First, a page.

Gauteng guides

A wooden basket filled with a colourful arrangement of purple chrysanthemums and other small pink flowers.


Downtime may seem like a good idea, but creating an abundant winter garden is even more rewarding. Planting an indigenous garden, attracting birds and other wildlife, and neatening up your garden should be at the top of your list this month.

Spotlight on: Creating an indigenous garden

Low-maintenance and water-wise, aloes and other indigenous shrubs and trees come to life this season with spectacular flowers and dramatic foliage. This is why you should invest in an indigenous garden:

  • Because indigenous plants are grown in their preferred conditions, they are generally hardy and practical plants that require little maintenance.
  • Although not all indigenous plants are water-wise, many of them are. As gardeners, we need to be more aware of environmental responsibilities and recognise the value of water conservation.
  • Indigenous trees and shrubs are known to attract birds to your garden that help to manage insect infestations naturally. Ensure you have a bird feeder and water station to encourage visits from feathery friends.


Plant & Sow

  • Add colour to your garden with winter-flowering plants such as pansies, stocks, dianthus, petunia and daffodils.
  • Plant lobelia, primula and foxgloves in shady areas of your garden.
  • Now’s the time to harvest winter veggies such as leeks, carrots, Brussels sprouts, parsnips, cabbage and peas. Tip: When harvesting Brussels sprouts, remove the lower sprouts first while you wait for the top sprouts to mature.
  • Once you’ve harvested, refresh your garden by planting cabbage, cauliflower, leeks, onions, celery and globe artichokes in your vegetable garden.
  • Plant fruit trees such as flowering peaches, plums and crab apples. They will settle their roots in the ground ahead of the spring growing season.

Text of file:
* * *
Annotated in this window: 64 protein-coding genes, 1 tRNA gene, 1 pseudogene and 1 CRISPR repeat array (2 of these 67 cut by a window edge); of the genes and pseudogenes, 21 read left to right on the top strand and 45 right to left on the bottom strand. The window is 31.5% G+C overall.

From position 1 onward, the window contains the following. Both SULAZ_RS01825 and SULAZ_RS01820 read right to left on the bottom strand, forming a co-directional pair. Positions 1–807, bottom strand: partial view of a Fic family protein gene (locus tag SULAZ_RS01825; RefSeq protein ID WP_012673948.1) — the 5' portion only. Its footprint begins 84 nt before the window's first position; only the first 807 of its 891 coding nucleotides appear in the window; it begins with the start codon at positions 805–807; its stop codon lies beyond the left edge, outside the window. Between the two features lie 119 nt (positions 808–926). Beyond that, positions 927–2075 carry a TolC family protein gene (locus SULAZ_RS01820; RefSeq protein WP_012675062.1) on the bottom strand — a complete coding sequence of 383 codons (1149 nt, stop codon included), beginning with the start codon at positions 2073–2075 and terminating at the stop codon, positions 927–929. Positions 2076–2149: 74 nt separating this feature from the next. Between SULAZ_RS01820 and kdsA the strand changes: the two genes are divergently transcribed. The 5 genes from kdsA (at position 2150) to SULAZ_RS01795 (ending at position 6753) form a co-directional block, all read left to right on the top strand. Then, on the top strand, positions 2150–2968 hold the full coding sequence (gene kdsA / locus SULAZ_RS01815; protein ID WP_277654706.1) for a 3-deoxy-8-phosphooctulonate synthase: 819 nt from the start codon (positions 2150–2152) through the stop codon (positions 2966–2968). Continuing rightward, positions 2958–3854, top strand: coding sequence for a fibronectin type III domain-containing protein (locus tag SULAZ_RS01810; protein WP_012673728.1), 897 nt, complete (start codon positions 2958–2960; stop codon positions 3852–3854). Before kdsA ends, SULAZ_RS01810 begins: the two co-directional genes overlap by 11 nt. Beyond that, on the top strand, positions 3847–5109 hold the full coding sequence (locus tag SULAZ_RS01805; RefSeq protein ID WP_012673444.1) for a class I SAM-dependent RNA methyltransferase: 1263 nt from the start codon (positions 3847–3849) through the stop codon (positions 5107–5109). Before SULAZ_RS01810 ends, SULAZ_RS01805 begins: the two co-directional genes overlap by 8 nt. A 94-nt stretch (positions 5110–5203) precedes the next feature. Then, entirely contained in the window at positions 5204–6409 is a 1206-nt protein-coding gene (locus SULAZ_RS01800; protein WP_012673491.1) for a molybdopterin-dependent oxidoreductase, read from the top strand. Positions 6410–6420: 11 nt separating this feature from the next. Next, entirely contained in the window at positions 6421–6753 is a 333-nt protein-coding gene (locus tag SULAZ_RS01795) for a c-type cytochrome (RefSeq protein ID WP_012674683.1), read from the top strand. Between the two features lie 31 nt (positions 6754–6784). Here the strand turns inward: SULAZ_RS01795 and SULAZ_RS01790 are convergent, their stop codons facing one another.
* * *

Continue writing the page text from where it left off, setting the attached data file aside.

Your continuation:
• Add fynbos to your indigenous garden. Popular varieties include Leucospermum (pincushion), ericas and Leucadendrons.
  • Plant camellia varieties, cymbidium orchids and gardenia in semi-shaded areas.

Prune & Trim

  • Prune vines, plum, peach, apple, pear and apricot trees at the end of June and spray with Efekto Oleum. Use only on plants that have become completely dormant.
  • Remove old flower stalks and stringy stems from focal plants such as flax (phormium), cordylines, penstemons and aloes. 

Neaten up

  • Clean and repair garden tools, especially pruning tools such as secateurs, hedging shears, clippers, saws and mowing blades.
  • Neaten up pathways and paving.
  • Refurbish old pots and water features.
  • Fix wooden garden furniture such as benches, bridges and trellises.
  • Check staking of plants and ensure their ties are not too tight.
  • Mulch garden beds with compost or mulch.


  • Feed citrus trees with Atlantic Fertilisers Fruit & Flower.
  • Feed garden beds with Atlantic Fertilisers Bio Ocean.
  • Evergreen lawns require a 5:1:5 feeding of Kirchhoffs Ludwig’s Vigorosa.


  • Treat cypress aphids on conifer varieties every four weeks with Efekto insecticide granules.
  • Look out for mealy bugs in sheltered areas of the garden and treat with Efekto Malasol insecticide.
  • Keep an eye out for Australian bugs in sheltered areas of the garden and treat with Efekto Malasol.
  • Treat aphids with Kirchhoffs Ludwig’s Insect Spray+ Organic Insecticide.


Plant hanging baskets  

Add colour to your patio or balcony by planting a hanging basket with mixed winter annuals such as pansies, violas, petunia and dianthus. These are our top tips:

  • Add water-retention granules to your potting soil or break up floral foam and mix with your potting medium to prevent your hanging basket from drying out too fast.
  • Since hanging baskets are watered regularly, they lose nutrients in the soil faster than usual. Add a slow-release fertiliser such as Atlantic All-Purpose to the soil when you plant, and feed plants with a liquid fertiliser such as Multifeed Flower Grow once a week.